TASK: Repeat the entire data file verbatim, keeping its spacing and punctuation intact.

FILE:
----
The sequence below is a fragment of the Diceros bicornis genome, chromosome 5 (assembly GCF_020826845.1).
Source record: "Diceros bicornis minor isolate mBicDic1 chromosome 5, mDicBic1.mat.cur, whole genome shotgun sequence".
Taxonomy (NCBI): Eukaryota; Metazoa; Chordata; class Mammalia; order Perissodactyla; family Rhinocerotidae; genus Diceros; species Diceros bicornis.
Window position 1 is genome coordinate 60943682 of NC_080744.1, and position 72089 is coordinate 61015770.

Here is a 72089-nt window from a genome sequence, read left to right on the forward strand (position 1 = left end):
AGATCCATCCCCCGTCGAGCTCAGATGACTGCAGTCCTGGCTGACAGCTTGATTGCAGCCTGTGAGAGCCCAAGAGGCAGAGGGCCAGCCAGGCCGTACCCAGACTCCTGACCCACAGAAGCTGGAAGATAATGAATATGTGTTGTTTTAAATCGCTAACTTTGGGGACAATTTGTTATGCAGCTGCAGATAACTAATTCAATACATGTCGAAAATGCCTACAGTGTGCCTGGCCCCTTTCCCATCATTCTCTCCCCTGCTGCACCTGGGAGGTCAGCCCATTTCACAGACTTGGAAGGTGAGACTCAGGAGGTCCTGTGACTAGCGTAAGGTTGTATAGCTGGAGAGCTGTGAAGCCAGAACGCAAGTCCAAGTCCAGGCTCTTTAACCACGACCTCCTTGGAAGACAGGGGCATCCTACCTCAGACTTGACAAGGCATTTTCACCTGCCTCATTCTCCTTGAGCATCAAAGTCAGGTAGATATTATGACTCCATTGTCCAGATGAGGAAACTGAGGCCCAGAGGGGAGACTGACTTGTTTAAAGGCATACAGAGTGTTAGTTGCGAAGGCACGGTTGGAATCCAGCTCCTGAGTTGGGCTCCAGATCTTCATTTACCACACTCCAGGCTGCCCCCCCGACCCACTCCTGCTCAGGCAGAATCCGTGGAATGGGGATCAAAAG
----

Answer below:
The sequence below is a fragment of the Diceros bicornis genome, chromosome 5 (assembly GCF_020826845.1).
Source record: "Diceros bicornis minor isolate mBicDic1 chromosome 5, mDicBic1.mat.cur, whole genome shotgun sequence".
Taxonomy (NCBI): Eukaryota; Metazoa; Chordata; class Mammalia; order Perissodactyla; family Rhinocerotidae; genus Diceros; species Diceros bicornis.
Window position 1 is genome coordinate 60943682 of NC_080744.1, and position 72089 is coordinate 61015770.

Here is a 72089-nt window from a genome sequence, read left to right on the forward strand (position 1 = left end):
AGATCCATCCCCCGTCGAGCTCAGATGACTGCAGTCCTGGCTGACAGCTTGATTGCAGCCTGTGAGAGCCCAAGAGGCAGAGGGCCAGCCAGGCCGTACCCAGACTCCTGACCCACAGAAGCTGGAAGATAATGAATATGTGTTGTTTTAAATCGCTAACTTTGGGGACAATTTGTTATGCAGCTGCAGATAACTAATTCAATACATGTCGAAAATGCCTACAGTGTGCCTGGCCCCTTTCCCATCATTCTCTCCCCTGCTGCACCTGGGAGGTCAGCCCATTTCACAGACTTGGAAGGTGAGACTCAGGAGGTCCTGTGACTAGCGTAAGGTTGTATAGCTGGAGAGCTGTGAAGCCAGAACGCAAGTCCAAGTCCAGGCTCTTTAACCACGACCTCCTTGGAAGACAGGGGCATCCTACCTCAGACTTGACAAGGCATTTTCACCTGCCTCATTCTCCTTGAGCATCAAAGTCAGGTAGATATTATGACTCCATTGTCCAGATGAGGAAACTGAGGCCCAGAGGGGAGACTGACTTGTTTAAAGGCATACAGAGTGTTAGTTGCGAAGGCACGGTTGGAATCCAGCTCCTGAGTTGGGCTCCAGATCTTCATTTACCACACTCCAGGCTGCCCCCCCGACCCACTCCTGCTCAGGCAGAATCCGTGGAATGGGGATCAAAAG